The international development community has been talking a lot about smallholder farmers and the support they need to “feed the world”. Over 70% of households in Sub-Saharan Africa rely on agriculture as their source of income (and food), some doing better than others. In the coming decade, there will be significantly more people to feed. In Kenya alone, the population grows by 1 million/year as child-survival rates increase due to improved vaccination and healthcare services.
Aside from “feeding the world,” smallholder farming has proven to be a lucrative business: Some young Africans report earnings of up to $25,000/month growing crops and rearing animals. In a country like Kenya, where the formal job market can absorb less than 10% of labor-market entrants and where youth is expected to create their own jobs in the informal sector, the agricultural value-chain seems like a good place to be for a young entrepreneur.
At our #Shujaaz360 event in Nairobi tomorrow, we will present our recent nationally representative survey of over 2,000 Kenyan young people (15-24 years old). It shows that when it comes to agriculture as a potential occupation, almost half of young Kenyans are in the rejection zone and another 12% don’t know how they feel about it.
In fact, the negative image of agriculture pushes young people to go to extraordinary lengths to avoid any associations with it. For example, out of 26% of young Kenyans who have an informal side job (a hustle), the bulk is doing something in agriculture. Yet, many try to avoid the words “farming” and “agriculture” when describing what they do – they can be “entrepreneurs” plucking coconut trees or casual workers “in the business of growing tomatoes for sale and consumption.”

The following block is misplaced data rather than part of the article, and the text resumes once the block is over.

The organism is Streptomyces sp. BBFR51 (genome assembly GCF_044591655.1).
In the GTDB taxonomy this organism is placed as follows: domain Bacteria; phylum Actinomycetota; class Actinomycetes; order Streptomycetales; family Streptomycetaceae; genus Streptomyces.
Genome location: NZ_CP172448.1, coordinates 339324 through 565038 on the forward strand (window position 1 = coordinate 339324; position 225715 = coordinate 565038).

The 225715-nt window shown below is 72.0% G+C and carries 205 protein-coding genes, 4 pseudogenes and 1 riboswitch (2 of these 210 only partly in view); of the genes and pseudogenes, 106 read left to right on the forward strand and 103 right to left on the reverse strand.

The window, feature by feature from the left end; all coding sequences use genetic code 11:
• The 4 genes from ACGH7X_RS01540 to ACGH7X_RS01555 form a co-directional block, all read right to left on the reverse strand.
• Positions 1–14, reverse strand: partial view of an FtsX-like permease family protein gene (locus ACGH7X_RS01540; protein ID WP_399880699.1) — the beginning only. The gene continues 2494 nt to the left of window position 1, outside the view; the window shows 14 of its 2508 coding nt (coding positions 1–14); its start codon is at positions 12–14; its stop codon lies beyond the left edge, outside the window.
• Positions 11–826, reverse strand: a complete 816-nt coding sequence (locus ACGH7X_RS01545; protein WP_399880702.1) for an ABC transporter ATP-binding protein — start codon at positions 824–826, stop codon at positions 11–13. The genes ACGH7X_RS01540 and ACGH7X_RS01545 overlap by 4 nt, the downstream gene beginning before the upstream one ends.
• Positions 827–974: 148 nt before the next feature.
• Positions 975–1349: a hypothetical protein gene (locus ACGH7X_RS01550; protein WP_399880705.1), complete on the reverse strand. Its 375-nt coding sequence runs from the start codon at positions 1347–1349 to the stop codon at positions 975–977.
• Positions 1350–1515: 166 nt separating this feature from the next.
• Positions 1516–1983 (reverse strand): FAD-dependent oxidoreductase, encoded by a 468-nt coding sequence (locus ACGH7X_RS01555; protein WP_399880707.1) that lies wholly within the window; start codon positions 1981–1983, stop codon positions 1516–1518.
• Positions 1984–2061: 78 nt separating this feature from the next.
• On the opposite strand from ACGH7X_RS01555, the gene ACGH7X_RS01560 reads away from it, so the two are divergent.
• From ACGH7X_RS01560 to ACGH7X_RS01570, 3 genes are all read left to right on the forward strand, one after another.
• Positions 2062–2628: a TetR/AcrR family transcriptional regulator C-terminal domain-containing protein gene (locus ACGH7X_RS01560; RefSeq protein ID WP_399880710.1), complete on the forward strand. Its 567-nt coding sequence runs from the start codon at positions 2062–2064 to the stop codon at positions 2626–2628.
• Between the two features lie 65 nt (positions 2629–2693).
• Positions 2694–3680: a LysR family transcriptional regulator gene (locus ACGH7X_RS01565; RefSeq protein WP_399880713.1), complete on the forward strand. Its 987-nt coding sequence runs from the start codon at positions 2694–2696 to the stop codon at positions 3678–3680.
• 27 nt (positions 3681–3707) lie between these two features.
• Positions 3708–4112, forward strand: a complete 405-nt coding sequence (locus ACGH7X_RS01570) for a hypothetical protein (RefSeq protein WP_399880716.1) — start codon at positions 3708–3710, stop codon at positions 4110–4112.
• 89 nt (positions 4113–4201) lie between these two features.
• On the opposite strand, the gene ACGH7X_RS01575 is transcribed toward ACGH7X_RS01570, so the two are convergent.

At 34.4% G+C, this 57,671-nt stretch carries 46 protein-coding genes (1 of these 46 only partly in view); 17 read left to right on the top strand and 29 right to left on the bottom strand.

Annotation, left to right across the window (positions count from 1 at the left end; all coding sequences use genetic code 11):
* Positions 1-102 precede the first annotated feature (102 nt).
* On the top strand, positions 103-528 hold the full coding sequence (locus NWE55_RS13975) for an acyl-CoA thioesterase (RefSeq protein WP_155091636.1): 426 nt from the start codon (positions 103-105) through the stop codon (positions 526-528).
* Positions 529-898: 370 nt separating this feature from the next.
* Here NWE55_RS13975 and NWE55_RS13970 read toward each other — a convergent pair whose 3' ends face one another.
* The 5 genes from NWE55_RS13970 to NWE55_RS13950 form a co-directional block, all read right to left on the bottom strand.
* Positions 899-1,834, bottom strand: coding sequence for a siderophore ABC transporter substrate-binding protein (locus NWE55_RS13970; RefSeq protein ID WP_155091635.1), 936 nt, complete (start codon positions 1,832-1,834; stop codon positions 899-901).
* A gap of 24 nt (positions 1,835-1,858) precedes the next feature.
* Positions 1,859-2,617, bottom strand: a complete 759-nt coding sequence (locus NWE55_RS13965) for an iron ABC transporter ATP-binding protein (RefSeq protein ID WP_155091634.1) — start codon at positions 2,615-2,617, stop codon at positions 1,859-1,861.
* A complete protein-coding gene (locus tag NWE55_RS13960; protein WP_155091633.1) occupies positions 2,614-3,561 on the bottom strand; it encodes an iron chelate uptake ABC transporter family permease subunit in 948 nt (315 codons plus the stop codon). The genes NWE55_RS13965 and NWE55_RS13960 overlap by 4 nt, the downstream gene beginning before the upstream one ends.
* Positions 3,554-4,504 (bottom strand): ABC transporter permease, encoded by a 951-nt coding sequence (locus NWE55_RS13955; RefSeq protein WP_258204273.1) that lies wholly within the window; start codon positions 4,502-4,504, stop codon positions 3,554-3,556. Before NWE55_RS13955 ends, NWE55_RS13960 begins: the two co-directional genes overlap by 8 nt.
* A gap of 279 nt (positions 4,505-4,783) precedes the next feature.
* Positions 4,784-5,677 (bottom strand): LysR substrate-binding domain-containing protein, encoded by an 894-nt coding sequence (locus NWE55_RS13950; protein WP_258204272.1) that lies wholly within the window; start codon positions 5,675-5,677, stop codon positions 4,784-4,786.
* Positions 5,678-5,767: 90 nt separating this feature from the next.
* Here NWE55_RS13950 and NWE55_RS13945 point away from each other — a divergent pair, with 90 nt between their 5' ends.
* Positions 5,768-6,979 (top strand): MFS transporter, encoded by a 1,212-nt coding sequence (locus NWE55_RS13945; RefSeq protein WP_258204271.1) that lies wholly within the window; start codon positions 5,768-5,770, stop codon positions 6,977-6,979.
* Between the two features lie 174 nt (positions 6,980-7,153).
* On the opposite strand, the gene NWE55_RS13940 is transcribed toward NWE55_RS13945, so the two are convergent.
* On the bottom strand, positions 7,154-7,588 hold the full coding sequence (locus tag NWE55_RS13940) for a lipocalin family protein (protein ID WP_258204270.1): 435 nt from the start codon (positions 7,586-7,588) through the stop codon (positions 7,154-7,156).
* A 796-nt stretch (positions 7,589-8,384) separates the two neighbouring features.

So, even though many young Kenyans know about the benefits of being in agriculture the majority despise the concept of it; they would not admit to being a farmer; and very few see agriculture as their future occupation – unless everything else fails and they face a choice between farming and starving. How has it gotten this bad, we asked ourselves? The answer turns out to be very simple: agriculture as it is currently perceived by youth does not deliver #SexMoneyFun.
There is nothing new in the idea that young people live in a constant pursuit of #SexMoneyFun. What is new is that in Kenya Sex, Money and Fun are integrated and inseparable throughout any and all youth activities. Money is certainly desirable, but it is not worth the effort if more money does not result in more sex and more fun.
Unfortunately for the agricultural sector, the massive innovations of the past decades have had little effect on the image of an agricultural worker ingrained in young people’s mind – that image of a hardworking person who spends their time “digging [dirt] in the farm.” This unappealing picture is further amplified by the fact that the “digging” can only happen on the farm, which has to be located in a rural and likely remote area – in other words, in a place with no date-worthy girls or boys and definitely no fun. So even if a young person becomes a successful farmer with a healthy income – they cannot buy their way into a date-worthy urban peer community.
In summary, many young Kenyans continue to see agriculture as a sector of grueling manual-labor, uncertain potential for earning money and a certain loss in terms of sex and fun. The image is so powerful that even young people who have successful agricultural hustles avoid calling themselves agricultural workers to avoid damaging their self-image and image among their peers.
The finding was discomfiting and has forced us to reassess our current persuasion strategies in our Shujaaz media. And we want to share this learning at our #Shujaaz360 event in Nairobi tomorrow. Because to be persuasive to young Kenyans, a positive deviant story in agriculture cannot simply be about a wealthy young farmer. It needs to be about being young, enjoying the attention of good-looking guys or girls, having fun and being able to enjoy the good life with the money they earn as effective entrepreneurs. It needs, #SexMoneyFun. Using innovation to “feed the world”? That’s your agenda, not theirs.